Following the other posts that I wrote about 19th century photography, Here I have gathered some pictures which centres around men. We could see them in various social settings which is very different from photographs of women. In Iran many important studies have been carried out and published on the history of photography but I generally find them descriptive and not critically analytic. A lot could be said and done in this area.
One of the familiar categories in this area is that type of photos whereby men appear in relation to power figures. They might appear in groups or alone according to their social status. The above photo was taken in one of royal courts and next to the statue of a Gajar Shah. The people were related to Shah and their bond was somehow emphasized. That is probably the reason that specific characteristics of the individuals (faces, bodies, etc) wasn’t focused.
Another photo of a Gajar Shah with his usual companies. They are probably in the country for hunting. This tent is considered posh and their cloths are quite distinct from the ordinary people. Here, photography meant to demonstrate and preserve their privileges. If the aristocrat Gajar women were displayed as the property of Shah, or in relation to their husband’s power and wealth, here men are framed with their properties such as building, court, servants, luxury objects, etc.
Beyond the royal court yet in relation to that, there were powerful social groups such as religious institutes, progressive educational centres, high profile members of Bazaar and so on. They formed another important category of photos.
Soon after its invention, camera entered Iran and became a favourite object of feudal and powerful members of the society. Here you see a photo of a recently discovered photo album called Vali Khan Album. He was a powerful feudal in the central Iran at the time and this album includes pictures of himself, members of his family and important people in his circle plus pictures of lands, properties and his belongings.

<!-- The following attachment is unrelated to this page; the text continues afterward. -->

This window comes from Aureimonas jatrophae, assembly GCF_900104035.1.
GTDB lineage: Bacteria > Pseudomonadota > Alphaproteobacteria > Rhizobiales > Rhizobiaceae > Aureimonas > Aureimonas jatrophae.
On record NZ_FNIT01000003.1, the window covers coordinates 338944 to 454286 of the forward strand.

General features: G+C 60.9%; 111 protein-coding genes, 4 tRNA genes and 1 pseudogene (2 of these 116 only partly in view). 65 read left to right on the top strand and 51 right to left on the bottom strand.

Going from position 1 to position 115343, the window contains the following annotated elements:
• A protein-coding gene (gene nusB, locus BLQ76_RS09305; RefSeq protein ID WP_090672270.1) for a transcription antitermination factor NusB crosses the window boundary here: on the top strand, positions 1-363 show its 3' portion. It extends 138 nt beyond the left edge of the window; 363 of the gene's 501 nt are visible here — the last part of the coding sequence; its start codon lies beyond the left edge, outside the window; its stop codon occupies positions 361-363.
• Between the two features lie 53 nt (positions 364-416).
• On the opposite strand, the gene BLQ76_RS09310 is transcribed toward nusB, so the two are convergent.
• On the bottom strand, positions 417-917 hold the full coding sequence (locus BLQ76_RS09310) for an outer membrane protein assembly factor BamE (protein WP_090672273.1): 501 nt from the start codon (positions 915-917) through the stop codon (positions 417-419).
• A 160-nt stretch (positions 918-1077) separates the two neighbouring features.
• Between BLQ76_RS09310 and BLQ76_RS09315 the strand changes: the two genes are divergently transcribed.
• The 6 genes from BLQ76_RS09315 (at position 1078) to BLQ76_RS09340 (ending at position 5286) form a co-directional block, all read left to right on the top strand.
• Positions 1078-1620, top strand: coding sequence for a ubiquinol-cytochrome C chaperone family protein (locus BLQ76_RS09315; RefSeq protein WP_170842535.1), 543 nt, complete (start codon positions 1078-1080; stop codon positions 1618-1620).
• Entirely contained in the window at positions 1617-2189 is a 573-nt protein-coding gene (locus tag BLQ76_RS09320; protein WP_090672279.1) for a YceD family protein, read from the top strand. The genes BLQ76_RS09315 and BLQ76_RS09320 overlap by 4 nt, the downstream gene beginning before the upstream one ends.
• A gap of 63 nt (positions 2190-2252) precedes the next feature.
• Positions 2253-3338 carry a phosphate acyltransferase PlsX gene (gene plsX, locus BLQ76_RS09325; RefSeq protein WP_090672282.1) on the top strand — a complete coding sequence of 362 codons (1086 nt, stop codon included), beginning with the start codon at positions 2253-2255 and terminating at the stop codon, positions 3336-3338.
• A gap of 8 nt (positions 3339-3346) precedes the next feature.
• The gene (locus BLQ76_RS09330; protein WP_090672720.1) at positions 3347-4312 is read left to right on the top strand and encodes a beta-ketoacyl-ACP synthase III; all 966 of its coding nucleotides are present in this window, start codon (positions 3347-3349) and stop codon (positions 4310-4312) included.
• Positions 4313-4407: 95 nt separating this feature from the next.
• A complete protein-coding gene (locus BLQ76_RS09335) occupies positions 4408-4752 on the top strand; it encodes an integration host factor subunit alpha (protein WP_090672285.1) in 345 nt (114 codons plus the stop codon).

However, beyond the pretentious display of properties, another category of photos developed which framed ordinary people. Just like the European kind, there was this fascination to make spectacle of criminals, ethnic minorities and rare situations and people. Here, you can see that prisoners were lined up before the camera to create such a spectacle. Although, there is a difference with it the European ones. The pictures of criminals, mentally ill and ethnic people were registered scientifically there. In the 19th century Europe, there was a fascination with camera as a tool which was completely objective and could capture the perverse core of the so-called abnormal people. I don’t think that such obsession with the scientific quality of the photography could be seen in these photo. Rather what is overwhelming is the demonstration of power of the one (Shah and his state) who could enchain people in this brutal way. The camera testifies to the power of its owner.
One of the important category of photos belonged to the pedlar photographers. When camera entered Iran, Nasere-din Shah and other aristocrats were interested in the new tool and practised photography themselves. Yet, they realized that the new tool had an extraordinary power to reveal the country to them. Thus, when a school of modern science was opened in Tehran (as part of the project of modernization) along with engineering, medicine and foreign language, photography was thought too. The graduates disseminated throughout the country and as many of them could not afford a fix studio they practised it in the streets. A lot of the photos which depicts people in their everyday life were taken by this group of unknown photographers.
One of the interesting point about the Iranian 19th century photography was that it was populated by various kind of people old, young and children. Clearly, they were not asked to look at the camera. Each of them gaze at a different point.
In this type of photos people were not separated according to their class positions, social hierarchy, etc. The geometrical design which we could see in the royal photos (shah as the centre and feudal and powerful members of society around him) is absent here.
I like that kids are everywhere. Their social space was safe and protected them. Nowadays, it is impossible to let the kids out of home on their own.